Sony, the NSA, and the Next Big Intelligence Failure

"(T)ranslation and analytical errors made by the American SIGINT analysts—errors that convinced the naval task force and national authorities that the North had ordered a second attack on August 4, and thus led Maddox's crew to interpret its radar contacts and other information as confirmation that the ship was again under attack." 
"Subsequent SIGINT reporting and faulty analysis that day further reinforced earlier false impressions. The after-action reports from the participants in the Gulf arrived in Washington several hours after the report of the second incident. By then, early news accounts had already solidified some opinions, and the Johnson Administration had decided to launch retaliatory strikes."
I was 10 years old when this event happened. By the time I turned 18 in 1972 the war was winding down. I had no idea until a few days ago that the thousands of lives lost and hundreds of billions of dollars spent was largely the result of bad signals intelligence (SIGINT) analysis.
The Intelligence Community, because of a lack of analytical imagination, failed even to consider the possibility that Saddam Hussein would decide to destroy his chemical and biological weapons and to halt work on his nuclear program after the first Gulf War. 
In the case of Iraq, collectors of intelligence absorbed the prevailing analytic consensus and tended to reject or ignore contrary information. The result was “tunnel vision” focusing on the Intelligence Community’s existing assumptions.  (WMD Commission)
The Godzilla of all intelligence fuck-ups was the Iraq war. Costs are projected to hit $4 Trillion and the number of lives impacted can't be accurately assessed today. Appendix B of the WMD Commission report is so damning that I couldn't read it all in one sitting without becoming enraged.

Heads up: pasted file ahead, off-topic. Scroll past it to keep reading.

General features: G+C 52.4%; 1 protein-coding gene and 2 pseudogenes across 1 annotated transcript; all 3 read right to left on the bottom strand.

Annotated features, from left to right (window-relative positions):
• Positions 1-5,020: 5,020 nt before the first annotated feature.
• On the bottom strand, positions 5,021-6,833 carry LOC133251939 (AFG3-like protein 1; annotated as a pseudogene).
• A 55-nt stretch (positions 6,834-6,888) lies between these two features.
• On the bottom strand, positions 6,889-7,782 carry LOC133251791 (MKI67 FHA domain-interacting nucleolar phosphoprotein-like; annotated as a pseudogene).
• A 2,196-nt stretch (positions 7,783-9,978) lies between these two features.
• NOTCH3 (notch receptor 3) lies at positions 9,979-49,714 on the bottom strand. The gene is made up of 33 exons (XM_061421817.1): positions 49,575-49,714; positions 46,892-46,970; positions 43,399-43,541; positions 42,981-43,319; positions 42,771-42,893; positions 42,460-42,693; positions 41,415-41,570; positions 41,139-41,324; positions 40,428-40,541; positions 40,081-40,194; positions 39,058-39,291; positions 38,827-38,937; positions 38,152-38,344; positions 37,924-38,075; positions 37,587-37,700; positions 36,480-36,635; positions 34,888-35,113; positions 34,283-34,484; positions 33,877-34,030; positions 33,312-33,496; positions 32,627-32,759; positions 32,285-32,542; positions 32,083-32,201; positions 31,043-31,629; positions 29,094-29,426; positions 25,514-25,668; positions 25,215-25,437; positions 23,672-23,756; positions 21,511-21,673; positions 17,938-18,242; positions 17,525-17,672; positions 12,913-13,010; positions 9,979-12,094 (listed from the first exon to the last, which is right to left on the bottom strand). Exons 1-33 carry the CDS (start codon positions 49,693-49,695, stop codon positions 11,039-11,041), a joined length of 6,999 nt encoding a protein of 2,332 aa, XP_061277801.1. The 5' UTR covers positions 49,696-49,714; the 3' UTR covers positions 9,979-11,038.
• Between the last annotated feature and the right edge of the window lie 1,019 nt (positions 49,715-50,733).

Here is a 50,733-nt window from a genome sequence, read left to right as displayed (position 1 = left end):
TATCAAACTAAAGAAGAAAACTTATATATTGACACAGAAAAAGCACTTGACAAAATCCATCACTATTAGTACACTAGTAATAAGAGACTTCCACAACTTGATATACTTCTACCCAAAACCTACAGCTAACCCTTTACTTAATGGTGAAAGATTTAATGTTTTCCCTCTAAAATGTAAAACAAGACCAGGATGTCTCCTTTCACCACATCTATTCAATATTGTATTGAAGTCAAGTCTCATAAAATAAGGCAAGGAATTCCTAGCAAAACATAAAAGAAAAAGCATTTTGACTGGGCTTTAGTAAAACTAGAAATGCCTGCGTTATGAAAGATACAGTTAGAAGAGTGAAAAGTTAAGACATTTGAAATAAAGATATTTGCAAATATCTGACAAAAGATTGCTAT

This is why President Obama's decision to sanction North Korea over the Sony attack in spite of so much conflicting evidence must not be allowed to go unchallenged. Had this not been Sony but a company that supports our critical infrastructure, the same un-proven assumptions being made about North Korea could easily have led the White House to take even more severe steps against a rogue government that has nuclear weapons! The Gulf of Tonkin, the WMD fiasco, and a dozen other intelligence failures that have been made public proves that we must be skeptical and as tax payers demand more and better analysis; even oversight since some of our best minds are in the private sector, not the public sector.

To that end, I've done two things to facilitate that end:

  1. I've created a White House petition which needs 100,000 signatures in 30 days before the President must address it. It asks that the White House release the evidence that it has against North Korea for review by independent experts. When it comes to cyberspace, the best minds are outside of government, not inside. 
  2. I've asked Danny Yadron from the Wall Street Journal to moderate a panel of experts to discuss the publicly available evidence at Suits and Spooks DC. The panel will include Marc Rogers (CloudFlare), Kurt Stammberger (Norse), Roel Schouwenberg (Kaspersky), myself, and hopefully someone from CrowdStrike or FireEye although so far neither company has offered to send anyone.
Please sign the petition and help spread the word, and please be part of the debate at Suits and Spooks DC on Feb 4-5, 2015. It's at the Ritz Carlton Pentagon City. Here's how to register.